Wednesday, March 20, 2013

Orchestra Wives(1942).

Orchestra Wives(1942). Cast: Ann Rutherford and George Montgomery, Lynn Bari, Carole Landis, Cesar Romero, Virginia Gilmore, Mary Beth Hughes and The Nicholas Brothers. The film was the second and last film to feature The Glenn Miller Orchestra. Maureen O'Hara and Linda Darnell both declined the female lead.

Connie Ward marries Bill Abbott, a trumpet player in Gene Morrison's swing band. She soon finds herself having trouble with the other band member's wives. She is also worried by the flirtation between Abbott and Jaynie, the band's female singer.

When Ward decides to walk out on Abbott, the troubles among the musicians and their wives, come to a head and band leader Morrison, is forced to break up the orchestra. Ward and the band's pianist Sinjin then work together to reunite the band, which also produces a reconciliation between Ward and Abbot.

Orchestra Wives features many wonderful songs by Mack Gordon and Harry Warren, who were also responsible for the songs featured in Miller's first film, Sun Valley Serenade (1941). The main production number is "I've Got a Gal in Kalamazoo".

"Chattanooga Choo-Choo", from the first film that features a vocals and sax by Tex Beneke, backup singing by the Modernaires, and the dance sequence by the Nicholas Brothers.

Other songs include: "People Like You and Me", "Bugle Call Rag"..

and the romantic ballads "At Last"..

"Serenade in Blue"...

The film score uses "At Last" as a musical motif that is played throughout the movie.

Glenn Miller's theme song "Moonlight Serenade" from 1939 also appears over the opening credits.

"Boom Shot", an instrumental composed by Glenn Miller and Billy May for the movie, also is played in the movie, first on the jukebox in the soda shop, then when Ann Rutherford and Harry Morgan are shown dancing.

Three future stars have uncredited appearances: Jackie Gleason plays the band's bass player, Ben Beck, and in the soda fountain scene, Harry Morgan is the soda-jerk Cully Anderson, who also dates Connie Ward (Ann Rutherford).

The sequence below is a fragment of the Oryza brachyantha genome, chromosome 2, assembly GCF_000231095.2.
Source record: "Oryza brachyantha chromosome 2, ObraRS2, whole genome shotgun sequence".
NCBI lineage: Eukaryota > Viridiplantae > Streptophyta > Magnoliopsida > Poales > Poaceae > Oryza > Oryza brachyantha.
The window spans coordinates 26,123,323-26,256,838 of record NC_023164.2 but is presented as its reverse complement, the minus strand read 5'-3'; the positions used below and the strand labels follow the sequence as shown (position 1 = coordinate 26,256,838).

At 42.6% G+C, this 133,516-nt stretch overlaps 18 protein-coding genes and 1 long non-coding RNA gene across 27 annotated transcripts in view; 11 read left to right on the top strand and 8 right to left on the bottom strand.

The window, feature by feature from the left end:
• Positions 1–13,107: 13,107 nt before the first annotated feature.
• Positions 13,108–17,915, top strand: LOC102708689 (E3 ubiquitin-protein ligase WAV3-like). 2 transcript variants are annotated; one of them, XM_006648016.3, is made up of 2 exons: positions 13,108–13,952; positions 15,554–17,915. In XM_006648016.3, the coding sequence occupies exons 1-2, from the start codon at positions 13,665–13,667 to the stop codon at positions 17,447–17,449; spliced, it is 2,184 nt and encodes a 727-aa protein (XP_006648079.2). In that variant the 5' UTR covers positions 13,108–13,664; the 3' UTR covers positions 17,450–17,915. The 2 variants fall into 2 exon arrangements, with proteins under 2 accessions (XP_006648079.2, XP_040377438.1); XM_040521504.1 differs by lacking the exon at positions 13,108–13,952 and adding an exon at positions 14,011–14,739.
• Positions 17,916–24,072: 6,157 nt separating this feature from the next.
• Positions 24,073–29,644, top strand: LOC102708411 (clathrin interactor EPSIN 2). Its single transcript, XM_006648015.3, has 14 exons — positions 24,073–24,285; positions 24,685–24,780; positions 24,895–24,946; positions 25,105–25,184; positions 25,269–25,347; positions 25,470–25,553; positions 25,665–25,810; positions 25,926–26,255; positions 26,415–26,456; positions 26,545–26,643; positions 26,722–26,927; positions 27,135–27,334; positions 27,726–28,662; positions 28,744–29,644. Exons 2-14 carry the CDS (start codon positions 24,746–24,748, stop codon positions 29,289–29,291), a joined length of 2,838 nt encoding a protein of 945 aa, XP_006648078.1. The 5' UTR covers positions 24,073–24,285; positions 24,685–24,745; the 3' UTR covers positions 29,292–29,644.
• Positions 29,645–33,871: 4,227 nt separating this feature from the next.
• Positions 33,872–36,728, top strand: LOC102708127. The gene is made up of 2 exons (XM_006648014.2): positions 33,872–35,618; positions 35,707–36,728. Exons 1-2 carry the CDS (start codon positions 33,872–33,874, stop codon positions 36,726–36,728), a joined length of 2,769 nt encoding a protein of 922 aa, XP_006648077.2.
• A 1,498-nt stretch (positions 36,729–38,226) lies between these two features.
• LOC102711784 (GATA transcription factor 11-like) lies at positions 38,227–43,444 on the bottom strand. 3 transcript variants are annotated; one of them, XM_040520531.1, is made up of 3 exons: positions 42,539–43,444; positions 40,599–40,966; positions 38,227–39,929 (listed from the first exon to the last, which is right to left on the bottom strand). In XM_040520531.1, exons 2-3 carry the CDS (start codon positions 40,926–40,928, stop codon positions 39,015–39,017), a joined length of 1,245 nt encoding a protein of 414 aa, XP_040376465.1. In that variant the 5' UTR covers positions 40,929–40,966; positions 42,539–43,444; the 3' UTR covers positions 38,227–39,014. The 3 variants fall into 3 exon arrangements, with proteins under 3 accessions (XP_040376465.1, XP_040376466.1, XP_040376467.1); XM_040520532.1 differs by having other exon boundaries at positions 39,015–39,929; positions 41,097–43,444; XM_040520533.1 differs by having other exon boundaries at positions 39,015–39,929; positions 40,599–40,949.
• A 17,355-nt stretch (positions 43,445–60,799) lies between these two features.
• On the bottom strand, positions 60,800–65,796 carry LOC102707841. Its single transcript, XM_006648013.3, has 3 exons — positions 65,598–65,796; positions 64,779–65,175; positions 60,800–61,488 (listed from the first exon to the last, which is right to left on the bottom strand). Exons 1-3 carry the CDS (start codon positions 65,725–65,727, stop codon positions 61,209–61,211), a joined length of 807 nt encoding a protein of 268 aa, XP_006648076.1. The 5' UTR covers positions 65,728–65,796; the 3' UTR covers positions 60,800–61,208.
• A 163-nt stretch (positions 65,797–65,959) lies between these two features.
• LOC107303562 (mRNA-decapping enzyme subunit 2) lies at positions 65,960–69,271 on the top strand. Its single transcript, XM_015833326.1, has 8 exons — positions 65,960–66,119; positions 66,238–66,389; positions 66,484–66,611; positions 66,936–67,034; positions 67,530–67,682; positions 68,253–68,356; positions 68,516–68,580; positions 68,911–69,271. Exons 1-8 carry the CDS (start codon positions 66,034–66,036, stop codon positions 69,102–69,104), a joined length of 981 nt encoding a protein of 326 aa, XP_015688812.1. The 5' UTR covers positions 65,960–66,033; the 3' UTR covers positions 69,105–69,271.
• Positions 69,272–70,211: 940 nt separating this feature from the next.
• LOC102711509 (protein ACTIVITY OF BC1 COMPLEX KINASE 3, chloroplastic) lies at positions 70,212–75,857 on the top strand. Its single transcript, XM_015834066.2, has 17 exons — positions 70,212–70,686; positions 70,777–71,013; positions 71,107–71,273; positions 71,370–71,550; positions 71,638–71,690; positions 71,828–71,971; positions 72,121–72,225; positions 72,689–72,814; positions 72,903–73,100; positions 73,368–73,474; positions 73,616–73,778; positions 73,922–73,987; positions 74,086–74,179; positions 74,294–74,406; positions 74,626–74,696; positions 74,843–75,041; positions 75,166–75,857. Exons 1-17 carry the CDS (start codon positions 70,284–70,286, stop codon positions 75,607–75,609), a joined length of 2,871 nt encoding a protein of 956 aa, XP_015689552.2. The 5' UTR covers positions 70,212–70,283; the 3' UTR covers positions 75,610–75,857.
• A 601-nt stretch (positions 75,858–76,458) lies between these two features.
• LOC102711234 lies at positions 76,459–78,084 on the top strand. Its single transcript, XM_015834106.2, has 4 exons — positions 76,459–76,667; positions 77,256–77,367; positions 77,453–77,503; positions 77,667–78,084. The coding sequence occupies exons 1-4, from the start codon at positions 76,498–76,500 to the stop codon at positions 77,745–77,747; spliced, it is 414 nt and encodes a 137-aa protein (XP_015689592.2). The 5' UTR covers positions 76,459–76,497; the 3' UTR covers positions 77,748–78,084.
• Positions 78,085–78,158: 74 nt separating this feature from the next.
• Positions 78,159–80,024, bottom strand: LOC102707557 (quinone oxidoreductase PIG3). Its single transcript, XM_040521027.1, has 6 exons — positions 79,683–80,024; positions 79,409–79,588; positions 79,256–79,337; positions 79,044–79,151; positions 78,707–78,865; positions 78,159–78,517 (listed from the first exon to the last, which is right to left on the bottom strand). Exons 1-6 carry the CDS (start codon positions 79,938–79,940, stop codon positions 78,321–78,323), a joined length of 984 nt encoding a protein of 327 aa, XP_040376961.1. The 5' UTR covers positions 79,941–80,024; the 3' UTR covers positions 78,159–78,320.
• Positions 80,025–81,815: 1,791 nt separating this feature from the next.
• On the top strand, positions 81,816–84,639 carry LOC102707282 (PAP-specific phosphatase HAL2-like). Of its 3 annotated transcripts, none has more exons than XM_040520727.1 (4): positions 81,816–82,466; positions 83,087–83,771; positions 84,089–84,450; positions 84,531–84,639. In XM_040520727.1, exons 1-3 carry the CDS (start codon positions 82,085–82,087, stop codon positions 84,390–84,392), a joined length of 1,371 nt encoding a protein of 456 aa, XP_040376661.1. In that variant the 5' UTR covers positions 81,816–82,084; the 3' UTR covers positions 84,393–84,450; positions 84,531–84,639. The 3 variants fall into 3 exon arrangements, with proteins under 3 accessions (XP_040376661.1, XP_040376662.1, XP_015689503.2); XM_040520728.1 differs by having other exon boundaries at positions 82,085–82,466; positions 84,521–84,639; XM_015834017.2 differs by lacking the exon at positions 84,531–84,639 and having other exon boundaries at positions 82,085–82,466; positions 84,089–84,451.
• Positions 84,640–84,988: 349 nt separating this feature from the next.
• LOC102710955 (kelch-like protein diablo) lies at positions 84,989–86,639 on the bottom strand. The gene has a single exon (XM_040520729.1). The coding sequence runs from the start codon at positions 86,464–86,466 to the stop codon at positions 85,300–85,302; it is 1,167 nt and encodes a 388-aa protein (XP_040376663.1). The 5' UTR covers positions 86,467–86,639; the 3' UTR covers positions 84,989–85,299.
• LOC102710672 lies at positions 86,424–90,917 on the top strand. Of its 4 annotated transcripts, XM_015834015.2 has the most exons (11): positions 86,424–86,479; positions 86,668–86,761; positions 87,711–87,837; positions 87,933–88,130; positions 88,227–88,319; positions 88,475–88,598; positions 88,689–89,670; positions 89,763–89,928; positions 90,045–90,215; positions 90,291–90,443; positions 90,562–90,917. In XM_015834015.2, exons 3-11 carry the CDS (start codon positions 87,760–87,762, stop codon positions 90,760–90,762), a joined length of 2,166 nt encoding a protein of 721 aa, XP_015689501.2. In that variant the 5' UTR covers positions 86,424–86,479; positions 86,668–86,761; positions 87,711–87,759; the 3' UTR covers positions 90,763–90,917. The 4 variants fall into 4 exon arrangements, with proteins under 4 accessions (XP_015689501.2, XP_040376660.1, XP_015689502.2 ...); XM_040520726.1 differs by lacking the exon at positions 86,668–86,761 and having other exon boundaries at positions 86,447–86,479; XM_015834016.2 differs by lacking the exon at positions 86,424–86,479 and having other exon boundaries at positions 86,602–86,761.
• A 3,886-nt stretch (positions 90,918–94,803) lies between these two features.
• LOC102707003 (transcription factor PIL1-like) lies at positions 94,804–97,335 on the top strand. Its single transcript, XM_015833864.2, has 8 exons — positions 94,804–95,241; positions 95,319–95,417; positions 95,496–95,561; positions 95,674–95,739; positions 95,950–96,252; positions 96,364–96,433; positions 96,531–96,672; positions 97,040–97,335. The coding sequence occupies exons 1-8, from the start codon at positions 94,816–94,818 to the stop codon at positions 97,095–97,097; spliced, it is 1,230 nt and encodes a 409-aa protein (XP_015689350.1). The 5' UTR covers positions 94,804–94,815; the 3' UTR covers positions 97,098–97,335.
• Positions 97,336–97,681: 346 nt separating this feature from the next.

In her movie debut, Dale Evans plays Ann Rutherford's friend Hazel. Pat Friday dubbed Lynn Bari's singing, as she had done in Sun Valley Serenade. George Montgomery's on-screen trumpet playing was performed on the soundtrack by Johnny Best.

I love this movie and the glamorous fashions of the day. The plot showcases the toe tapping music and singing. Also, what fun it is to see Jackie Gleason playing the bass. This wonderful movie seems to be almost unknown, yet it should be on the top of the list of every Glenn Miller fan.

Ann Rutherford began her film career in starring roles in Waterfront Lady for Mascot Pictures in 1935.

Mascot merged with Republic Pictures and Rutherford soon became a popular leading lady of Westerns with Gene Autry and John Wayne.

Afterward, she was placed under contract with MGM, where she performed in films: A Christmas Carol (1938) and Pride and Prejudice (1940).

She was loaned to Selznick International to perform as, Carreen O'Hara in Gone with the Wind (1939).

From 1937 until 1942, she played Polly Benedict in the Andy Hardy series.

She also performed in a series of mystery/comedies with Red Skelton, Whistling in the Dark (1941), Whistling in Dixie (1942), and Whistling in Brooklyn (1943).

In Washington Melodrama (1941). She left MGM to freelance in the early 1940's, starring in such films as Orchestra Wives (1942), Two O'Clock Courage (1945) and The Secret Life of Walter Mitty (1947).


  1. Harry Warren wrote the soundtrack of the 20th century!

    This is a wonderful look at a movie that never loses its lustre.

  2. I love this movie so much, that it is part of my DVD collection.

  3. Orchestra Wives is a darling movie and I love how catty the women are. My favorite is the beautiful and tragic Carole Landis :-)

  4. RockyandNelson, Welcome, Orchestra Wives, is a fun movie. I also, enjoyed seeing Carole Landis, in the classic film, Moon Over Miami. If you have not yet seen it, you may want to check it out..


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